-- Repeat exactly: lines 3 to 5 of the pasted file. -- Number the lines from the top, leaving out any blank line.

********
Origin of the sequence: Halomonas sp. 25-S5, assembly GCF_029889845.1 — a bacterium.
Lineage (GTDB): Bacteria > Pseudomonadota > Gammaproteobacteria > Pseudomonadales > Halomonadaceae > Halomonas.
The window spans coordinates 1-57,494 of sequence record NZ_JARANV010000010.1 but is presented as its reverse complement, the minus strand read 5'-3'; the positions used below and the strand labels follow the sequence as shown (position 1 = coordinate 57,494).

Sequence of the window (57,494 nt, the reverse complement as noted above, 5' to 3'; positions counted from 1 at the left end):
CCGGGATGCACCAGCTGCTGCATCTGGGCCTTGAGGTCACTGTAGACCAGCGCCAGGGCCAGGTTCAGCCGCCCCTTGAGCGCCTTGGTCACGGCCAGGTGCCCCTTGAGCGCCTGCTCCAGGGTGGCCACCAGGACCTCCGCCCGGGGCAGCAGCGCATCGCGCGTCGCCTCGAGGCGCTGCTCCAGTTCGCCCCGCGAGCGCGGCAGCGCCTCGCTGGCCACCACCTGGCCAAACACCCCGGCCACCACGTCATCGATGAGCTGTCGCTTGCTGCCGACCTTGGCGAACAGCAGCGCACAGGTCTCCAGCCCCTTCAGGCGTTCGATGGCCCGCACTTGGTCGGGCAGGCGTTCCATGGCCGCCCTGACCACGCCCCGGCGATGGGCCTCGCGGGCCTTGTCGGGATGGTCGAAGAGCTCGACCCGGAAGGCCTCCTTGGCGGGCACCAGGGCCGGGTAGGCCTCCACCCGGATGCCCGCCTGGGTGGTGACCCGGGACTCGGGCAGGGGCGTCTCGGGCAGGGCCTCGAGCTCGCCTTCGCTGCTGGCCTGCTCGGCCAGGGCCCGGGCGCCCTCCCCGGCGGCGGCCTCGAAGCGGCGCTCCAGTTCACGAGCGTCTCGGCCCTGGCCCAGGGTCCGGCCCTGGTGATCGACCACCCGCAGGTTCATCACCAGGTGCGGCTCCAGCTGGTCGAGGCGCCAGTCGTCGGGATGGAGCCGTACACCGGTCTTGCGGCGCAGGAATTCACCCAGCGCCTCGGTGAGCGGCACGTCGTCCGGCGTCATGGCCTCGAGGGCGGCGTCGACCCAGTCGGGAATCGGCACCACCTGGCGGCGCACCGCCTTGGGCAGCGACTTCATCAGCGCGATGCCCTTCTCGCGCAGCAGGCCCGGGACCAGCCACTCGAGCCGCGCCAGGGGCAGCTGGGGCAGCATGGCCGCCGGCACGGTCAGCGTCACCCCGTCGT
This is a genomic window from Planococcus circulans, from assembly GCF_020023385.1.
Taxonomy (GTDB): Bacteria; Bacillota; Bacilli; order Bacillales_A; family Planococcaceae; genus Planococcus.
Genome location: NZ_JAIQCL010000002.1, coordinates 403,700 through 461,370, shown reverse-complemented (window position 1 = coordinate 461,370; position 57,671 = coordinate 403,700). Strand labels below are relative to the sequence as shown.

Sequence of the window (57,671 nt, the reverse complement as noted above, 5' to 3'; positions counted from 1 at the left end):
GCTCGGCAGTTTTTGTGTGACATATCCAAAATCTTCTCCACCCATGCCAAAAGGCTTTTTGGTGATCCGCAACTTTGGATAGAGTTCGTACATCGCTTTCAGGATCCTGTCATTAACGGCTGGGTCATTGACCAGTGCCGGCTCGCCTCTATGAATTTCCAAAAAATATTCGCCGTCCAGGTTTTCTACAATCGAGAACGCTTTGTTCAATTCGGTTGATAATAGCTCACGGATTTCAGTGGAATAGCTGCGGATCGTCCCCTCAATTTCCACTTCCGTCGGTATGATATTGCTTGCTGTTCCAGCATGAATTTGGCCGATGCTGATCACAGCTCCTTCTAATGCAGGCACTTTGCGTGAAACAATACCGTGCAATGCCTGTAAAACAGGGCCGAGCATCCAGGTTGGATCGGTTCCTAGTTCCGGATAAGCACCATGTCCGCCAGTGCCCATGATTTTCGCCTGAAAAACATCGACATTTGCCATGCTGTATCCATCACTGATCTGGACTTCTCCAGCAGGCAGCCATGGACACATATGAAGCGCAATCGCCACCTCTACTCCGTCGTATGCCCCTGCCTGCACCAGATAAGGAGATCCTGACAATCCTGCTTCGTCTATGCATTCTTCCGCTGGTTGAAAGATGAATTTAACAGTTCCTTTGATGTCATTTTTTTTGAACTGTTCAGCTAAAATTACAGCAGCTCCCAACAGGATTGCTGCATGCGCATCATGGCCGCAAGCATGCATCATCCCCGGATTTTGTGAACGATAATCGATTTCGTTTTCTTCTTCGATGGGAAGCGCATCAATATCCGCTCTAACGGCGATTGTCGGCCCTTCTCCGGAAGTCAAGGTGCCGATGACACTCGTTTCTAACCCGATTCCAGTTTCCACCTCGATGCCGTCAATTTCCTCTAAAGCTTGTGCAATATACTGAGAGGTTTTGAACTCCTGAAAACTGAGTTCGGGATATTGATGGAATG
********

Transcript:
The window spans coordinates 1-57,494 of sequence record NZ_JARANV010000010.1 but is presented as its reverse complement, the minus strand read 5'-3'; the positions used below and the strand labels follow the sequence as shown (position 1 = coordinate 57,494).

Sequence of the window (57,494 nt, the reverse complement as noted above, 5' to 3'; positions counted from 1 at the left end):
CCGGGATGCACCAGCTGCTGCATCTGGGCCTTGAGGTCACTGTAGACCAGCGCCAGGGCCAGGTTCAGCCGCCCCTTGAGCGCCTTGGTCACGGCCAGGTGCCCCTTGAGCGCCTGCTCCAGGGTGGCCACCAGGACCTCCGCCCGGGGCAGCAGCGCATCGCGCGTCGCCTCGAGGCGCTGCTCCAGTTCGCCCCGCGAGCGCGGCAGCGCCTCGCTGGCCACCACCTGGCCAAACACCCCGGCCACCACGTCATCGATGAGCTGTCGCTTGCTGCCGACCTTGGCGAACAGCAGCGCACAGGTCTCCAGCCCCTTCAGGCGTTCGATGGCCCGCACTTGGTCGGGCAGGCGTTCCATGGCCGCCCTGACCACGCCCCGGCGATGGGCCTCGCGGGCCTTGTCGGGATGGTCGAAGAGCTCGACCCGGAAGGCCTCCTTGGCGGGCACCAGGGCCGGGTAGGCCTCCACCCGGATGCCCGCCTGGGTGGTGACCCGGGACTCGGGCAGGGGCGTCTCGGGCAGGGCCTCGAGCTCGCCTTCGCTGCTGGCCTGCTCGGCCAGGGCCCGGGCGCCCTCCCCGGCGGCGGCCTCGAAGCGGCGCTCCAGTTCACGAGCGTCTCGGCCCTGGCCCAGGGTCCGGCCCTGGTGATCGACCACCCGCAGGTTCATCACCAGGTGCGGCTCCAGCTGGTCGAGGCGCCAGTCGTCGGGATGGAGCCGTACACCGGTCTTGCGGCGCAGGAATTCACCCAGCGCCTCGGTGAGCGGCACGTCGTCCGGCGTCATGGCCTCGAGGGCGGCGTCGACCCAGTCGGGAATCGGCACCACCTGGCGGCGCACCGCCTTGGGCAGCGACTTCATCAGCGCGATGCCCTTCTCGCGCAGCAGGCCCGGGACCAGCCACTCGAGCCGCGCCAGGGGCAGCTGGGGCAGCATGGCCGCCGGCACGGTCAGCGTCACCCCGTCGT